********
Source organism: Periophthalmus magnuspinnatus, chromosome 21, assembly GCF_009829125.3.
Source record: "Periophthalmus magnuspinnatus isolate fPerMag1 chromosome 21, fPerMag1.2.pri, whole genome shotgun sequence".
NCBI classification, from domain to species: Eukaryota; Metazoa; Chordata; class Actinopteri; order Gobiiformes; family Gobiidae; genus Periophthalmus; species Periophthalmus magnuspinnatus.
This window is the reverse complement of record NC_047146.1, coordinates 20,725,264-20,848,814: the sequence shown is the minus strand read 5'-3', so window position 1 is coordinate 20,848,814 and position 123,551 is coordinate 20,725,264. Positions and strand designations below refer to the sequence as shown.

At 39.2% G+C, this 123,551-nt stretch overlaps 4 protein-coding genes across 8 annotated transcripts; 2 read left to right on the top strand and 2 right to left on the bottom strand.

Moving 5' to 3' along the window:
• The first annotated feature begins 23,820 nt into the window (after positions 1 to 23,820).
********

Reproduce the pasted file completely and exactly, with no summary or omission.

Source organism: Periophthalmus magnuspinnatus, chromosome 21, assembly GCF_009829125.3.
Source record: "Periophthalmus magnuspinnatus isolate fPerMag1 chromosome 21, fPerMag1.2.pri, whole genome shotgun sequence".
NCBI classification, from domain to species: Eukaryota; Metazoa; Chordata; class Actinopteri; order Gobiiformes; family Gobiidae; genus Periophthalmus; species Periophthalmus magnuspinnatus.
This window is the reverse complement of record NC_047146.1, coordinates 20,725,264-20,848,814: the sequence shown is the minus strand read 5'-3', so window position 1 is coordinate 20,848,814 and position 123,551 is coordinate 20,725,264. Positions and strand designations below refer to the sequence as shown.

At 39.2% G+C, this 123,551-nt stretch overlaps 4 protein-coding genes across 8 annotated transcripts; 2 read left to right on the top strand and 2 right to left on the bottom strand.

Moving 5' to 3' along the window:
• The first annotated feature begins 23,820 nt into the window (after positions 1 to 23,820).